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Perhaps the first language was with only implied verbs. I studied  
Chimpanzee language recently trying to analyse it as if their calls  
were words in a verbal language. Probably they are just instinctive  
calls and not true symbols, just like the non-verbal noises that we  
sometimes make, only more evolved, along with a lot of visual signals  
- after all, many of ours have been replaced by words. And it did  
strike me how easy it was to find words expressing what the Chimps  
tried to do with their calls. And further, among these words there  
are no verbs. So maybe we can imagine that our own ancestors evolved  
their language from a similar system of calls: interjections, nouns  
and adjectives. With these they can make statements that we would  
translate to: "There is danger!", "What is this?", "This is bad",  
"This is good", "Don't do that!", "Mama come to me!" etc., but each  
expressed with only one word, so literally: "Danger!", "What?",  
"Bad!", "Good!", "No!", "Mama!" etc., with the verb implied.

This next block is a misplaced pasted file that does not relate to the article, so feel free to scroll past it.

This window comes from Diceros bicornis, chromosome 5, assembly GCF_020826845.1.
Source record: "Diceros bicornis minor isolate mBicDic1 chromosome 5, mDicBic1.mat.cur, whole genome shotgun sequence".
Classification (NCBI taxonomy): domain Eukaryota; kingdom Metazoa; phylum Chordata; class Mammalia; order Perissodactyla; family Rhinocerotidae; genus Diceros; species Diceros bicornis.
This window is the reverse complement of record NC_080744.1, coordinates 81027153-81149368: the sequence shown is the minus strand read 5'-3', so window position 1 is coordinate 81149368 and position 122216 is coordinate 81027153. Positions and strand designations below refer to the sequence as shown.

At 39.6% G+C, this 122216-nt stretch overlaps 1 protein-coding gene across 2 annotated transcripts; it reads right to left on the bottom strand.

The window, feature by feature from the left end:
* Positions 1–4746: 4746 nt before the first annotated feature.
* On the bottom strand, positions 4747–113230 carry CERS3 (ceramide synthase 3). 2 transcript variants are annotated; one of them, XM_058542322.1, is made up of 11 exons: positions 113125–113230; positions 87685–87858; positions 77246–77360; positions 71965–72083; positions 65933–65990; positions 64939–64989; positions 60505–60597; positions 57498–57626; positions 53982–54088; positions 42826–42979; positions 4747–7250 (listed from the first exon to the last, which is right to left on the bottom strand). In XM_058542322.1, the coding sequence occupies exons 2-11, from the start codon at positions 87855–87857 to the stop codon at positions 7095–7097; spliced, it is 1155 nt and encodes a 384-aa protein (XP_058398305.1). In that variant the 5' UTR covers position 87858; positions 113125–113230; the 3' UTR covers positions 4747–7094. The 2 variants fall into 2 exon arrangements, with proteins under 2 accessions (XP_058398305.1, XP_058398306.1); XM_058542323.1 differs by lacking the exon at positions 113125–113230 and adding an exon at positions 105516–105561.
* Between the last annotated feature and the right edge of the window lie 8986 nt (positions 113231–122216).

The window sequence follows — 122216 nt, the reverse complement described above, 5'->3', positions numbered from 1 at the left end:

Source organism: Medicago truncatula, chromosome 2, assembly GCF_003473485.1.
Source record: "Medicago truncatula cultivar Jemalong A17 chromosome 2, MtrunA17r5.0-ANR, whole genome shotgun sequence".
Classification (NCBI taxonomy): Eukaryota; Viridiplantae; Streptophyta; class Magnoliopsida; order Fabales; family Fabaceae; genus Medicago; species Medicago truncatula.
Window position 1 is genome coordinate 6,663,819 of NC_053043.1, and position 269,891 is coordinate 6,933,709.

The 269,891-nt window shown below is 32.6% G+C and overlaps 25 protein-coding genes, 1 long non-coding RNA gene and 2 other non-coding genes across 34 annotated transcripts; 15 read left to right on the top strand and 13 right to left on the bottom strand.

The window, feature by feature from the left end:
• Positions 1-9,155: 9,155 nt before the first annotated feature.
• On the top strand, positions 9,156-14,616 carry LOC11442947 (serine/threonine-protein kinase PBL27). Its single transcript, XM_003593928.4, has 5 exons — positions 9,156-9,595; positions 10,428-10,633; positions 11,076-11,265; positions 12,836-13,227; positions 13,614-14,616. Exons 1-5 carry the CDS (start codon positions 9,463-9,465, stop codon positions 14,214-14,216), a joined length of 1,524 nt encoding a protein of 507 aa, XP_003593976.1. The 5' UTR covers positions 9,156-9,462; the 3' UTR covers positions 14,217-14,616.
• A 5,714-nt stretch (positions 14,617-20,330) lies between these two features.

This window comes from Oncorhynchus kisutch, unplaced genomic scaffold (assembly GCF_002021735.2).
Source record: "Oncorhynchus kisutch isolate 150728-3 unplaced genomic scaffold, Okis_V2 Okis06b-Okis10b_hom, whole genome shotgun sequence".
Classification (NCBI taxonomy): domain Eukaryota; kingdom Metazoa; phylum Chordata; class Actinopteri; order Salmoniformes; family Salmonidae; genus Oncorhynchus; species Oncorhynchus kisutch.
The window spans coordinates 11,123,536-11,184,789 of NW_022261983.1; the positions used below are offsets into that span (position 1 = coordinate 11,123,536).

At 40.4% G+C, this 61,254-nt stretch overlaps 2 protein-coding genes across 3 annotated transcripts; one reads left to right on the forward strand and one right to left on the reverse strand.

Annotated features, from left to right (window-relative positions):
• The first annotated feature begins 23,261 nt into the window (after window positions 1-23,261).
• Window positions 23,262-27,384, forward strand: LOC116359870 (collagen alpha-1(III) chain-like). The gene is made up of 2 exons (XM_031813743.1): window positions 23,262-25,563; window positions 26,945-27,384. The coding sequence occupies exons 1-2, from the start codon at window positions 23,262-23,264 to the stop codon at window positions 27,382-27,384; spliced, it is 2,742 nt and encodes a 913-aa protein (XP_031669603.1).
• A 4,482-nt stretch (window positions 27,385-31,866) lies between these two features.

Instead of uttering sentences the Chimps tend to repeat these simple  
calls a lot of times, often with varying pitch. But they have more  
complex calls as well, the food calls that are made up of  
combinations of four different simple calls to signal the type of  
food that has been found - perhaps a truly symbolic form of  
communication. And the personal calls, a kind of joik or song to  
identify the singer uniquely, consisting of two different simple  
calls always in the same sequence, but with the pitch and pattern of  
repetition varying.

I should like to work with this a little bit, try to imagine how  
Chimpanzeese would develop if we gave them a few millennia, or how  
the earliest stages of our languages could have developed...

LEF